I have to be honest after those two weeks I was exhausted, little did I realize that would become my new "norm". And I did cut back and test only two nights a week. ( thinking about it now scares the crap outta me). But as we've grown and experienced more of the "realistic" side of diabetes management so has our managing skills. He gets tested at least 3 times a night now. Once before I go to bed ( gives me peace of mind knowing what he is) again at 12 or 12:30 depending on his # when I go to bed and what time. Then once more at 3 or 3:30am. From time to time he'll get tested at 5am. I have to say I am learning to break out of my "norm". Last night was an example... Clifford was 111 at 11pm. 111 could go either way but I decided since I was getting up at 12 to test he'd be okay. Somehow I even woke up 15 mins before my alarm and he was 143.  This morning he woke up at 178... This leads me to question whether we need to change the basal at 3am. But that's a whole different story. I typically do not like a 111 at anytime before 3am. But I learned to go with it because there wasn't any nagging feeling of needing to treat it, I actually felt at peace with that number. Call it intuition, call it a 6th sense, or perhaps that's my "superpower" as discussed in yesterday's blog post. Whatever it is, it actually worked last night.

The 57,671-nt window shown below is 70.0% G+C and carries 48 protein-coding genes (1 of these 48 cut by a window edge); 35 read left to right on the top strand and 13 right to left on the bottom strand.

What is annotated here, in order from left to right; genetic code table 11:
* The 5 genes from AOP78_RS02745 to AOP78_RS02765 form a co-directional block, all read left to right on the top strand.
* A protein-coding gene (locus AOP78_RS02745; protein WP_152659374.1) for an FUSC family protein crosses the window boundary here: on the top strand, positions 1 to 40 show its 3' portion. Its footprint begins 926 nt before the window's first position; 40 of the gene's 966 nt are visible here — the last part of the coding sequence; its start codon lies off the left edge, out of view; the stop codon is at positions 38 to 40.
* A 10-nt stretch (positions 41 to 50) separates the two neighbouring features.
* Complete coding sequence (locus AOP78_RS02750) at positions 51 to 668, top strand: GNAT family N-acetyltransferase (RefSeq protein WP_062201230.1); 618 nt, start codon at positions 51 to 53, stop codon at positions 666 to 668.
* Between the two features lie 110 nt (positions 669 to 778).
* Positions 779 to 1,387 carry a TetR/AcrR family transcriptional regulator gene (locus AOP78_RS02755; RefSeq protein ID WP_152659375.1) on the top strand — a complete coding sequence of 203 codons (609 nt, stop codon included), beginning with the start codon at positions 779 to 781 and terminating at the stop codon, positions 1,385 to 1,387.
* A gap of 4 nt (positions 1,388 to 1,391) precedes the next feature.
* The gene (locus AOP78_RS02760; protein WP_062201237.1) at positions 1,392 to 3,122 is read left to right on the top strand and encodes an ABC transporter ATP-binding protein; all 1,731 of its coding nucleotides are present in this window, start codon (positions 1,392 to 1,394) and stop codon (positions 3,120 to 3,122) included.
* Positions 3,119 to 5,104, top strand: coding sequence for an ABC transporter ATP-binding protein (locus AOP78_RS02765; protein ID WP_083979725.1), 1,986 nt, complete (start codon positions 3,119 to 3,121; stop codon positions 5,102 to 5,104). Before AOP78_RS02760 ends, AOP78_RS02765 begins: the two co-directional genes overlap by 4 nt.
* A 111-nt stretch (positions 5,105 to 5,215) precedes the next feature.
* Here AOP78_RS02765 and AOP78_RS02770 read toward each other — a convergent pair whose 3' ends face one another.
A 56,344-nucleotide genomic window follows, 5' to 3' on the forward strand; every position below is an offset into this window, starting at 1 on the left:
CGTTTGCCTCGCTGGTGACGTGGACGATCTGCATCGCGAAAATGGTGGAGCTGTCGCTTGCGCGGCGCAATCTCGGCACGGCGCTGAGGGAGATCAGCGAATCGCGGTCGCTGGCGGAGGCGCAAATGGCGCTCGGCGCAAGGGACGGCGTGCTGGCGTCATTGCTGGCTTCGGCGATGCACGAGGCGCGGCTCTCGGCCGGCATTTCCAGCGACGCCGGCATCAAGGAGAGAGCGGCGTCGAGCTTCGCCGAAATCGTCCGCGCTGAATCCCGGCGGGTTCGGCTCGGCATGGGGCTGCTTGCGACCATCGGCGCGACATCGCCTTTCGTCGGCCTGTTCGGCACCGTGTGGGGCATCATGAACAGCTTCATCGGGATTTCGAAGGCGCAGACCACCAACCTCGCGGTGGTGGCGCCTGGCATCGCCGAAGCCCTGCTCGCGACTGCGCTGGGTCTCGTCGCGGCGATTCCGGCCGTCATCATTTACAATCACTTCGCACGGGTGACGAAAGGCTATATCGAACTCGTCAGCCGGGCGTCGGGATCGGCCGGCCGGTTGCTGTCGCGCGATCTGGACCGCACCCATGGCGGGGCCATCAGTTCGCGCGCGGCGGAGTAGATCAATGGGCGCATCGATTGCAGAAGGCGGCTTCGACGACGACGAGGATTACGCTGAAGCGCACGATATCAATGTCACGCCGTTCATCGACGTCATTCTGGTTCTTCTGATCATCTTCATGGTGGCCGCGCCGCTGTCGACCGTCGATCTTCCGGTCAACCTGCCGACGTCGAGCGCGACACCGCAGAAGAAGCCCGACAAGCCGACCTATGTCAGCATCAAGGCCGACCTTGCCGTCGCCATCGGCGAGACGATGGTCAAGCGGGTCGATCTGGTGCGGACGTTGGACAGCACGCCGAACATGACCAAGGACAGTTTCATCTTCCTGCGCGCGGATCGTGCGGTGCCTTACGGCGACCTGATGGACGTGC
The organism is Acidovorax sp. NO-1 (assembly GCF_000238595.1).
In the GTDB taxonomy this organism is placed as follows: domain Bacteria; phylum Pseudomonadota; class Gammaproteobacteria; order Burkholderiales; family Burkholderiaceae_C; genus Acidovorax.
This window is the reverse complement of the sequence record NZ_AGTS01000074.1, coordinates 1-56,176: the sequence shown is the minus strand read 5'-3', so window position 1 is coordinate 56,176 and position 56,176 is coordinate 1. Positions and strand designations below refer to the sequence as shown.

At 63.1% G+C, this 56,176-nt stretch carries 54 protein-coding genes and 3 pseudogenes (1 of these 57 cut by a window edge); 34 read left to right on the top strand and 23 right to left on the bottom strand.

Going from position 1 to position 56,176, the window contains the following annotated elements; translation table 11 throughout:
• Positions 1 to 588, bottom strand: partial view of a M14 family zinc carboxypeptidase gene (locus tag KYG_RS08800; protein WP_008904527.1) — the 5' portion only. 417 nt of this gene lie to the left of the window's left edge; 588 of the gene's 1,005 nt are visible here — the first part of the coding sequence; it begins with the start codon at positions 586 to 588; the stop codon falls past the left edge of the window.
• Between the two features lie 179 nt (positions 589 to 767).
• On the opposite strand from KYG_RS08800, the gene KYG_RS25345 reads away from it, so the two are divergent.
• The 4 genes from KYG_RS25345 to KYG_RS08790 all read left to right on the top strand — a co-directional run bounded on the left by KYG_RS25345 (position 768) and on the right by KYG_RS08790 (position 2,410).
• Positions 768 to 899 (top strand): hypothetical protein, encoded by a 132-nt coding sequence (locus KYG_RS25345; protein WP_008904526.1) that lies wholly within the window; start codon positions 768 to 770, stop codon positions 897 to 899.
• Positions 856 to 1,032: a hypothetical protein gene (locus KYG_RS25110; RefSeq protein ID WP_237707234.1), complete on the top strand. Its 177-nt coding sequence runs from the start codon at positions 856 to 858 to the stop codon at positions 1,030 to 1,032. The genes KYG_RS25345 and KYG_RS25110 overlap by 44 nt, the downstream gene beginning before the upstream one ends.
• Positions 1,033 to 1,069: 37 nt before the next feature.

So the point to this all is, I write about his health for you all, and for myself. I write to help others in the same situation. I write to help those that may be a big ignorant as to what Type 1 diabetes is, and help to educate them properly. And I write for myself, writing helps me to release some tension, it helps me to think and analyze things when speaking about his numbers and basals etc. And you know what, I write for my son. When he gets older I'm hoping he'll stumble upon this and see how much I cared about him and his health, and more importantly that I love him.

Tuesday, April 3, 2012

WEGO HAWMC Day #3 Superpower Day

Superpower Day: If you had a superpower what would it be? How would you use it?